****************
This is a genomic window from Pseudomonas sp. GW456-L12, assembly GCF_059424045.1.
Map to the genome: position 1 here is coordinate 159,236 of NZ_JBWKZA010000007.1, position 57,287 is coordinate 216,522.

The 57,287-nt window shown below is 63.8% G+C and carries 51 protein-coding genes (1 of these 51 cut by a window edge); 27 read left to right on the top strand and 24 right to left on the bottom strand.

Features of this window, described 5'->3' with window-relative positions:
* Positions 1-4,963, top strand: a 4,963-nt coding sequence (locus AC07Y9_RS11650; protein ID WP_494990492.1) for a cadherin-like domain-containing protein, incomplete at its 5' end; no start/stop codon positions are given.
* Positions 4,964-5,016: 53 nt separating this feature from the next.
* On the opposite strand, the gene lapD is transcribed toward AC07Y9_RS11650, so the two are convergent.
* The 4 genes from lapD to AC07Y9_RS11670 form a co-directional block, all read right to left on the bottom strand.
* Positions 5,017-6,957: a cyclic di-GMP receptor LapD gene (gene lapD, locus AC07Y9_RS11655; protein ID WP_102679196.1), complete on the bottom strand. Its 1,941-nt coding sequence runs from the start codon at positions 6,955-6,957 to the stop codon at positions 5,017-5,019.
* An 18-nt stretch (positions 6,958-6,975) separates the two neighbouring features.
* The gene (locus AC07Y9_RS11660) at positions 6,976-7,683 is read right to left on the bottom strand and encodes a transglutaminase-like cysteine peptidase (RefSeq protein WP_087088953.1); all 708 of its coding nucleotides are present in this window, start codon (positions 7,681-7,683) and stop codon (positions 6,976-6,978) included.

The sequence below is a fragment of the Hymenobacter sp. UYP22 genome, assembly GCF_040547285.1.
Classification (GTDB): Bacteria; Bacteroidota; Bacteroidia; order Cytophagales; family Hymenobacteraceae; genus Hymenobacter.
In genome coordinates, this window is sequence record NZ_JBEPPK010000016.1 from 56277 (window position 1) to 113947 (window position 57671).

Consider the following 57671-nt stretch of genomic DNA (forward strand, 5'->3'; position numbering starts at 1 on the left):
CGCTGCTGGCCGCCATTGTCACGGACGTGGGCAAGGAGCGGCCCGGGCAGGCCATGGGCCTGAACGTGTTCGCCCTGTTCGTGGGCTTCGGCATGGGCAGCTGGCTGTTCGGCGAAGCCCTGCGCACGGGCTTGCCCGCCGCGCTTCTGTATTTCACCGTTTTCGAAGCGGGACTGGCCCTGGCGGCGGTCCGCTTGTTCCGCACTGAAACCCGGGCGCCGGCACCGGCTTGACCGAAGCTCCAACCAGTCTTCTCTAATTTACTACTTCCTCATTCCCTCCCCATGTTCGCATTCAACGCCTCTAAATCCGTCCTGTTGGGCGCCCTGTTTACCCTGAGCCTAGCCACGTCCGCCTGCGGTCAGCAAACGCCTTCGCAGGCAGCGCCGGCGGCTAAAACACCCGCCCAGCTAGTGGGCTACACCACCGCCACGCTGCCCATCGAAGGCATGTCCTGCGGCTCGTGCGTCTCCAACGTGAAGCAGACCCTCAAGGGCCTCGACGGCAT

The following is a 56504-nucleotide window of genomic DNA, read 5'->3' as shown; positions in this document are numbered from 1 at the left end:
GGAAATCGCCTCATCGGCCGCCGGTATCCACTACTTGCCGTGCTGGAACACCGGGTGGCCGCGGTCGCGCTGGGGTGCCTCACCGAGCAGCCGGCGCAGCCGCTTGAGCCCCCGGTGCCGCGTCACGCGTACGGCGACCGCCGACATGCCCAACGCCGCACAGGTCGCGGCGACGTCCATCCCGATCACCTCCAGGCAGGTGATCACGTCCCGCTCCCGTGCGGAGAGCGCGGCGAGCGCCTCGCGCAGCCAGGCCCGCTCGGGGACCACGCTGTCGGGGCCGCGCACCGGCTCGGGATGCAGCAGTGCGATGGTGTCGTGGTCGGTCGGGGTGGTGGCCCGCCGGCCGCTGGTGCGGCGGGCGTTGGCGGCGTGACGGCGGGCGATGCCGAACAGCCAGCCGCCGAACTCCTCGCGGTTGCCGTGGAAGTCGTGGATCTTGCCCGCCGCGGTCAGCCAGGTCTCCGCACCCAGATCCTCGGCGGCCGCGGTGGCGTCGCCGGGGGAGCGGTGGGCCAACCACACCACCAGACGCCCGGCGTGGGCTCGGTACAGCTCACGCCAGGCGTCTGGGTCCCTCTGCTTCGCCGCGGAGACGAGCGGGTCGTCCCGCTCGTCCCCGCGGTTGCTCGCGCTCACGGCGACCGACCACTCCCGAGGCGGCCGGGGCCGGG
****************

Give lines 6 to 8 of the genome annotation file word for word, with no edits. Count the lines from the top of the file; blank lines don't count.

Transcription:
* Positions 4,964-5,016: 53 nt separating this feature from the next.
* On the opposite strand, the gene lapD is transcribed toward AC07Y9_RS11650, so the two are convergent.
* The 4 genes from lapD to AC07Y9_RS11670 form a co-directional block, all read right to left on the bottom strand.